Run the Jewels is an American hip hop duo formed by rappers El-P and Killer Mike back in 2013. With high-energy live performances, honest, relevant lyrical rap and old-school-yet-modern hip hop style, it’s clear that Run the Jewels will make this Portland crowd get nasty. Chris Coplan of Consequence of Sound gave their debut album four out of five stars, telling listeners to, “let your heart fill with love and bang your damn head up and down.” Don’t miss your chance to get your fill of those dope hip hop beats you’ve been craving live.

Phantogram // American Apparel Stage at Hawthorne, Saturday 7:25-8:25 By Camilla

Drawing inspiration from a diverse (to say the least) group of artists that ranges from The Beatles, David Bowie, John Frusciante, Sonic Youth to Prince, members Josh Carter and Sarah Barthel describe their sound as “street beat, psych pop.” Collaborating with big time artists such as Big Boi, The Flaming Lips, and A$AP Rocky to name a few, Phantogram has garnered plenty of fame while still managing to remain unknown to many. Expect dancy, awesomely instrumental ambience all set to a sick light show accompanying pleasantly smooth vocals and mind-blowing beats.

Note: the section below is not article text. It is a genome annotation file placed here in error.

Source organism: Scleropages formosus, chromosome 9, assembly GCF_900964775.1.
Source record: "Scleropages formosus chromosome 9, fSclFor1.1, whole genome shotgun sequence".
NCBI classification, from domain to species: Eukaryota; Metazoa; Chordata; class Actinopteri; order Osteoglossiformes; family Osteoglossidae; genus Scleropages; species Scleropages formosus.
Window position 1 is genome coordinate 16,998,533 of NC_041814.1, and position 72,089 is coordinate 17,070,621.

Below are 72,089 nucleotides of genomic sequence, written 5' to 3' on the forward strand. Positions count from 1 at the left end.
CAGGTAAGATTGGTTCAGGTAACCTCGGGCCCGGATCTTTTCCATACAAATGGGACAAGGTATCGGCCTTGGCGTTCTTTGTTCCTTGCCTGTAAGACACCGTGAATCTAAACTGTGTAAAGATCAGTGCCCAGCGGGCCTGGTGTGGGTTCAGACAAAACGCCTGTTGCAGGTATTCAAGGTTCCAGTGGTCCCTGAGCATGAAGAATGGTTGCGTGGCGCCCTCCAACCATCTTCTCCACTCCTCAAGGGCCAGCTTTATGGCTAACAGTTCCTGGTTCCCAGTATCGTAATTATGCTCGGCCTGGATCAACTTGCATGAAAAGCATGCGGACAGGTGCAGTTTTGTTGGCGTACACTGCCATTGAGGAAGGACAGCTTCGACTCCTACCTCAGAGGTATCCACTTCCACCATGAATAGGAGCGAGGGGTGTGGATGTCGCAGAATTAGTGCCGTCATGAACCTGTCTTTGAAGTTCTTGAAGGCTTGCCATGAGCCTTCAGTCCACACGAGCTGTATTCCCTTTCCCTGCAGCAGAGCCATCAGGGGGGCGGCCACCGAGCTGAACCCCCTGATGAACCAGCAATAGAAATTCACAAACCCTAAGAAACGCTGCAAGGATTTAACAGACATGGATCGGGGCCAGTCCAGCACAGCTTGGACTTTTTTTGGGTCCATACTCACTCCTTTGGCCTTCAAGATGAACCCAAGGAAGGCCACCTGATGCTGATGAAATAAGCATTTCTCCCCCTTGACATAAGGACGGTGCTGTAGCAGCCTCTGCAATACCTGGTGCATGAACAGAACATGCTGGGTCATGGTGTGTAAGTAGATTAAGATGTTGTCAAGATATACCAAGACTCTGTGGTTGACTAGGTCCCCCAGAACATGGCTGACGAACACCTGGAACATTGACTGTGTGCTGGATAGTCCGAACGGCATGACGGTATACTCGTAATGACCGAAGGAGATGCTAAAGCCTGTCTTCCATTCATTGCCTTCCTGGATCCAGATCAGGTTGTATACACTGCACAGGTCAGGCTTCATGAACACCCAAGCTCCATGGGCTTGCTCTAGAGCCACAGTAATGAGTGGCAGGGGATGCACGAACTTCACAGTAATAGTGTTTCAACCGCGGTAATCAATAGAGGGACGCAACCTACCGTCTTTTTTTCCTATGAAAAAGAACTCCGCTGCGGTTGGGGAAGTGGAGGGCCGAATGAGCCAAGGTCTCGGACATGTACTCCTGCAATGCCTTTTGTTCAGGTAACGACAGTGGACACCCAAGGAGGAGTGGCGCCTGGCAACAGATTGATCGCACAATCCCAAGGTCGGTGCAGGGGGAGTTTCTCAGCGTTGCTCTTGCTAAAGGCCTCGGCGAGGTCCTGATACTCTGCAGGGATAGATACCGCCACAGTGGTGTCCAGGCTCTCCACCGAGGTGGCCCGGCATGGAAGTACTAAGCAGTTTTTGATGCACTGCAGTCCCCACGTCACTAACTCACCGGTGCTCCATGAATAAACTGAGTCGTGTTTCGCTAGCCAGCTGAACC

Girl Talk // Moda Stage at Morrison, Saturday 8:30-9:45 By Guadalupe Triana /// Managing Editor

Really, you haven’t heard of Girl Talk by now? Last year, people were losing their minds over Diplo. If that’s the kind of energy and flip-your-shit performance you’re looking for, this is where you should be. Known to bring a cathartic concert-going experience via live-sampling of all your favorite records and of course, outrageous props, Girl Talk will have you rolling all throughout Saturday night—if that’s your thing.

Modern Kin // American Apparel Stage at Hawthorne, Sunday 1:35-2:20 By Camilla

Although still fairly new, hometown trio Modern Kin has already landed a spot on Willamette Week’s annual “Best New Band” poll. Focusing on their vocals and harmonies, this band brings a folksy attitude to their rock vibe. Be sure to expect a surprising amount of intensity from these indie rockers who obviously have a great affinity for their chosen instruments. Guitarist and lead singer Drew Grow is known for his phenomenal vocalization and credits Talking Head’s own David Byrne for his unique staccato singing style.

http://modernkin.bandcamp.com/album/modern-kin

EMA // Moda Stage at Morrison, Sunday 2:25-3:20 By Tyler Wayne Patterson /// Social Media Manager

You’ll probably forget about this performance, unless you want to convince others you have cool taste. EMA, which stands for Erika M. Anderson, delivers her vocals distorted, with just a hint that she doesn’t actually care. EMA has positioned herself to be the person you wanted to be your first day of NSO—hip, unapproachable and perfectly careless. Don’t come ready to dance. Rather, come ready to groove to music that seems to intentionally make you unsettled. The music is moody, grungy and electronically punk.